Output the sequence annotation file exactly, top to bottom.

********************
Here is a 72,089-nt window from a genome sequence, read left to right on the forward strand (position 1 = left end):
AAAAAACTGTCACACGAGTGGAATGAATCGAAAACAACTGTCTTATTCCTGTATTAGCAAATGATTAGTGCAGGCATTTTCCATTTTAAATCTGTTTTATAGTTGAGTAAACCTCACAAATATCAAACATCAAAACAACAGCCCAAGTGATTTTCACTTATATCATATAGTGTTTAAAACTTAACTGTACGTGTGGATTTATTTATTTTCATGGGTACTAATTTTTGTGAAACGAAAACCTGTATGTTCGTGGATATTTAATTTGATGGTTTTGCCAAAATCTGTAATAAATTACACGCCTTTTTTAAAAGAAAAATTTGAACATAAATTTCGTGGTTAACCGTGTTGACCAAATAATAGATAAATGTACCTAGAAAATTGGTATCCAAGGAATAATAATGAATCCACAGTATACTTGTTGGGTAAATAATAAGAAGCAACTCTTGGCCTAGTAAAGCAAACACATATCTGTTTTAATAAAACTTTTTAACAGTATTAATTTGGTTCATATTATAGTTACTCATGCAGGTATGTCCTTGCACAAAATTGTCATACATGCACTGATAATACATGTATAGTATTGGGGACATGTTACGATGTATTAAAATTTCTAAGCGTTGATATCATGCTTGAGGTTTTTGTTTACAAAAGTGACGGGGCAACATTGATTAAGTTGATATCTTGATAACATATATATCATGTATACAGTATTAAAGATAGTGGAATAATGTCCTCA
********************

Here is a 72,089-nt window from a genome sequence, read left to right on the forward strand (position 1 = left end):
AAAAAACTGTCACACGAGTGGAATGAATCGAAAACAACTGTCTTATTCCTGTATTAGCAAATGATTAGTGCAGGCATTTTCCATTTTAAATCTGTTTTATAGTTGAGTAAACCTCACAAATATCAAACATCAAAACAACAGCCCAAGTGATTTTCACTTATATCATATAGTGTTTAAAACTTAACTGTACGTGTGGATTTATTTATTTTCATGGGTACTAATTTTTGTGAAACGAAAACCTGTATGTTCGTGGATATTTAATTTGATGGTTTTGCCAAAATCTGTAATAAATTACACGCCTTTTTTAAAAGAAAAATTTGAACATAAATTTCGTGGTTAACCGTGTTGACCAAATAATAGATAAATGTACCTAGAAAATTGGTATCCAAGGAATAATAATGAATCCACAGTATACTTGTTGGGTAAATAATAAGAAGCAACTCTTGGCCTAGTAAAGCAAACACATATCTGTTTTAATAAAACTTTTTAACAGTATTAATTTGGTTCATATTATAGTTACTCATGCAGGTATGTCCTTGCACAAAATTGTCATACATGCACTGATAATACATGTATAGTATTGGGGACATGTTACGATGTATTAAAATTTCTAAGCGTTGATATCATGCTTGAGGTTTTTGTTTACAAAAGTGACGGGGCAACATTGATTAAGTTGATATCTTGATAACATATATATCATGTATACAGTATTAAAGATAGTGGAATAATGTCCTCA